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[aprssig] APRS Monitoring and activity

Robert Bruninga bruninga at usna.edu
Fri Dec 31 16:42:24 UTC 2004


>>> Wes Johnston <aprs at kd4rdb.com> 12/30/04 12:13 PM >>>
>So far as I know, UI-View is the only client that will 
>decode an APRS position in a Net/ROM beacon due to 
>the extra text in the beginning of the packet.

APRSdos will and will also decode ANY packet as a STATUS
packet if no other Status has otherwise been received from 
a station.  This is just for this purpose, since monitoring all
Packet channels was part of the fundamental history of
APRS.

This all started back in 1983 when we first started PACKET
network up the East coast.  I was the "network" map maker.
But I soon realized that every map I made was obsolete the
day after I released it.  That's when I began encouraging
ALL BBS's, nodes, and packet stations to include their
POSITION in their beacons so tha t simply monitoring a 
channel would quickly build up a Network Map.

Thus the importance of PHG circles, Ranges, and the relative
un-importance of street level maps in APRSdos.  APRS
was for Monitoring PACKETS and displayin the NETWORK.
only later did we add GPS and vehichle tracking.  And 
unfortunately, most clones only focus on this aspect and
do not do a good job of displaying the networks...

>Makes it kinda hard to plot the digipeaters on other networks.  
>Maybe it's better to monitor another frequency and use the 
>MHEARD function of your TNC?

Yep, just what I am talking about.  And UIview doesnt
even display PHG circles or ranges so you can see the
network potential connectivity!

Bob

Wes
--



Quoting Robert Bruninga <bruninga at usna.edu>:

> As I said in an earlier post, APRS is not an end in itself.
> It is just a tool for doing HAM radio things.  One of the
> things it is used for is monitoring ANY or ALL packet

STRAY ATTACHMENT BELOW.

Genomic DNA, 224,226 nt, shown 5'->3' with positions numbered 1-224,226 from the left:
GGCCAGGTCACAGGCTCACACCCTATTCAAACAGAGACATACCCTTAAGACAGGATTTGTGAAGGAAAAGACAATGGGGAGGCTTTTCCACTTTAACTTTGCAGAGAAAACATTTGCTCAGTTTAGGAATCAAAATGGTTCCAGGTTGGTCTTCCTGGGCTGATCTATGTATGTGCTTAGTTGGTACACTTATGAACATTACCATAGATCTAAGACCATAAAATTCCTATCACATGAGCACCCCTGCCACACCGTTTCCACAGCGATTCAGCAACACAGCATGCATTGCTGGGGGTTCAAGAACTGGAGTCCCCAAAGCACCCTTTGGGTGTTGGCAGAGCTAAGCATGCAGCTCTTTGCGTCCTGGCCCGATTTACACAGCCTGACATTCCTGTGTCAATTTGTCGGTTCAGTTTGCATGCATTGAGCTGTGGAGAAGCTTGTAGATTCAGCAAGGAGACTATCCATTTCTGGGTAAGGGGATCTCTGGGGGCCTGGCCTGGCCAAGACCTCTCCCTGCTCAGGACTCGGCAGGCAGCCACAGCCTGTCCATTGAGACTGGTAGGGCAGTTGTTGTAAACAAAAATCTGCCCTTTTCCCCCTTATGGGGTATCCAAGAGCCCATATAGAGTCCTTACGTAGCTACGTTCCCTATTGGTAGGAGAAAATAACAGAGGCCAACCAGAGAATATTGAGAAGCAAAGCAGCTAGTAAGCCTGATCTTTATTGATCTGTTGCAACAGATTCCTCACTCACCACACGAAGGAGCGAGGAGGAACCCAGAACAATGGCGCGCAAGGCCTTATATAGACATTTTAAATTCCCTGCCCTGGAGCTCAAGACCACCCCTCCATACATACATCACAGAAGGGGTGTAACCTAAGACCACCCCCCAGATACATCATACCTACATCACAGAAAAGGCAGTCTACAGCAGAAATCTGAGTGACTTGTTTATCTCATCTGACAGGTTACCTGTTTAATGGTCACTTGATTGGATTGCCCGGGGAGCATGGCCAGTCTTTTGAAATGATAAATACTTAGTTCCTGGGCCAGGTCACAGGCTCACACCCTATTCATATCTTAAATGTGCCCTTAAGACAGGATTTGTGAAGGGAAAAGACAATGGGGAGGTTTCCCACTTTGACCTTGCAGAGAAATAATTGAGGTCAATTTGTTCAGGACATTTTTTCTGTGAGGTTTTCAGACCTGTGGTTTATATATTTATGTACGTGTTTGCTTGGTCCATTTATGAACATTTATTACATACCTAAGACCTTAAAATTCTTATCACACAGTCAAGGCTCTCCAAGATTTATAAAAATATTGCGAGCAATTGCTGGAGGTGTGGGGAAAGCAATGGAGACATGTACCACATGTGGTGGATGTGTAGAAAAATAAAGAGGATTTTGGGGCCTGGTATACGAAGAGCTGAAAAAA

> frequencies to see what is out there.
>
> In our area, there are somthing like 25 packet freqs on
> 2 meters.  And since all active packet systems are
> encouraged to Beacon once every now and then to identify
> their presence,  APRS is an ideal tool for finding out what is out
> there.
>
> And many of those assets with knowledgible owners put
> a position in that beacon.  Thus, APRS will plot these
> networks just like they do APRS.  Also, APRS should
> receive and plot any DX cluster spots if  you run across one
> of those too.
>
> If you use APRSdos, however, you have to toggle the
> CONTROLS-FILTER to OTHER so that APRS will capture any
> packet and not just APRS stations.
>
> Today, I'm home and stepping through all  25 channels about
> 30 minutes on each.  I have alrady found 3 JNOS nodes,
> a local BBS, and a DX cluster and Im only on the 4th channel
> now...
>
> Also, if these sysops include their PHG in their beacon, then
> you can eve see the connectivity of these systems and if
> they have digi enabled, then you can even use thse as an
> alternate RF path in an emergency by hopping from one
> to another to your destination...
>
> de WB4APR, Bob
>
>
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